Lungfish - Lung Fish
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Lung fish

Lungfishes can be found in Australia, South America and Africa. There exist a total of six different species divided over two families. They all share the fact that they have developed lungs which allows them to breathe air in waters with low oxygen levels. These lungs are similar to those found in primitive amphibians.

Although it only exist six different species of lungfishes today there use to be much more species. All but six of these species are today extinct. Lungfishes can be traced back to the Lower Devonian area and they haven't changed much in the million of years that passed since then. In fact there are studies suggesting that the Australian lungfish haven't changed in 100 million years.



The two families of lungfishes are Lepidosirenidae (South American lungfish and African lungfish) and Ceratodidae (Australian lungfish). All species have long snakelike bodies. All species of lungfishes grows large and the African lungfish can become over 6 feet / 2 m long.

Lungfishes are predators and will eat anything they can get a hold of and that fits into there mouth. Their diet mainly consists of fish, crayfish, crabs and anything else meaty they might find. Lungfishes accepts most water conditions (although one should avoid to high pH levels) and can live in waters that other fishes couldn't survive in due to their ability to breathe air.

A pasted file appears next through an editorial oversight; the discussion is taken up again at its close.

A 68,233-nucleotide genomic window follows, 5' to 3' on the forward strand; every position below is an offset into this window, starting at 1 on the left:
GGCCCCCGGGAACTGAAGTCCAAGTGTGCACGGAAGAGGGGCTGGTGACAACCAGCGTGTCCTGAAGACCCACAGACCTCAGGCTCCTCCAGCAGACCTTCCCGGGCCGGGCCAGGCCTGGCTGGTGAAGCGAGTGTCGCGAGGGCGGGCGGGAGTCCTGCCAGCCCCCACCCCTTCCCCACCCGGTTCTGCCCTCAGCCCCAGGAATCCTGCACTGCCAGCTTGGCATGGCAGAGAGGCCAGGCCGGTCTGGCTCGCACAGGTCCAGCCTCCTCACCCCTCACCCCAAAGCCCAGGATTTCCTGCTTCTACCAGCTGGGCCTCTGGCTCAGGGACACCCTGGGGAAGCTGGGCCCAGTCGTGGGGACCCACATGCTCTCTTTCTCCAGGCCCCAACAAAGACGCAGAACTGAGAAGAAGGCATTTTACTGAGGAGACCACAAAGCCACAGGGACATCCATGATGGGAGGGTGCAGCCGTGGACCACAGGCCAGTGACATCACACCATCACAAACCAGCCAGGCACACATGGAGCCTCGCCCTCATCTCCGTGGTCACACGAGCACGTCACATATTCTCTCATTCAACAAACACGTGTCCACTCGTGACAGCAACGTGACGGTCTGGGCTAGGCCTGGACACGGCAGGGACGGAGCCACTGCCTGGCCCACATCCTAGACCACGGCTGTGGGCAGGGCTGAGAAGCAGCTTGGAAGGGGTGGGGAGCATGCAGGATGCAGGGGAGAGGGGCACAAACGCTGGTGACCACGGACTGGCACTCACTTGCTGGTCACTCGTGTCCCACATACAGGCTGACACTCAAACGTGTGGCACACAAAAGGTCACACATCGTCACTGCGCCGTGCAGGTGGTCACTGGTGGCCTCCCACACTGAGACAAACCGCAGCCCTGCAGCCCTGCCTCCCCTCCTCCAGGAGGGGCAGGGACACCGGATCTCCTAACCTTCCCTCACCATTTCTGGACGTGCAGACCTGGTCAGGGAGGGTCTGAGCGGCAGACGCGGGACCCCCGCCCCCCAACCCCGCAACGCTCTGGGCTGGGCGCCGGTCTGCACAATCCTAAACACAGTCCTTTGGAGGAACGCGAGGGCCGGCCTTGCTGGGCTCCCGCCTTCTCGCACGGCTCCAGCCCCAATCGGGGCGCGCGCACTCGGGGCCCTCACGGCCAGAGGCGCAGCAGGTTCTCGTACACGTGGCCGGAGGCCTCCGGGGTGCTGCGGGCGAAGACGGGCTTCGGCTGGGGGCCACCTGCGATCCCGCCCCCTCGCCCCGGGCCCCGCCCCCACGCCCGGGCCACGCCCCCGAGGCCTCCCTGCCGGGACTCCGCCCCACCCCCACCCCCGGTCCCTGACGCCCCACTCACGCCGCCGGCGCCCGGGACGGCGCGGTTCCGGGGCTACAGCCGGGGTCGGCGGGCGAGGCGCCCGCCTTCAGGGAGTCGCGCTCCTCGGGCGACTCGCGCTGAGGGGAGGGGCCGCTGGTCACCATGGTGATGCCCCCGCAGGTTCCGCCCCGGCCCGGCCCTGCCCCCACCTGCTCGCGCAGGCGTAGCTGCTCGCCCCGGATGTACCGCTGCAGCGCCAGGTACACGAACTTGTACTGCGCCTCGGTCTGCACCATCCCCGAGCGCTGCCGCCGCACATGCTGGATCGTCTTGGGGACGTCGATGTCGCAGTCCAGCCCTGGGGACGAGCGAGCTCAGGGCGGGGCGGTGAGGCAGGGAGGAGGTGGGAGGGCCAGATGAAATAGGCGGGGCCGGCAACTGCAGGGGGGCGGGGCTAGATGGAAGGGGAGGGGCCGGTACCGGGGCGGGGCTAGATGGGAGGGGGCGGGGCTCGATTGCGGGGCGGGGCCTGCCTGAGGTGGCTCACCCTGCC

Lungfishes in the Lepidosirenidae family can survive in very little and even without water. The South American lungfish do this by digging a hole in the bottom mud where they build a nest in which they remain until water levels raises again. The African lungfish have taken this a step further and covers their body with a secretion. This secretion dries to a leathery cocoon that helps the lungfish to survive until the water returns. The lungfishes remain dormant until the water returns and they will lower their metabolism during the hibernation period which allows them to consume very little to survive. They can survive up to two years in this way. The Australian lungfish doesn't hibernate in this manner instead they survive in whatever water remains by breathing oxygen. They can be found in very small water bodies.

The species in the Lepidosirenidae family builds a nest for their eggs. The nest is protected by the male until the fry have hatched. The fry has gills which disappear as the fish grows older. The Australian lungfish does not build nest and they female deposit the eggs on the bottom within her habitat.




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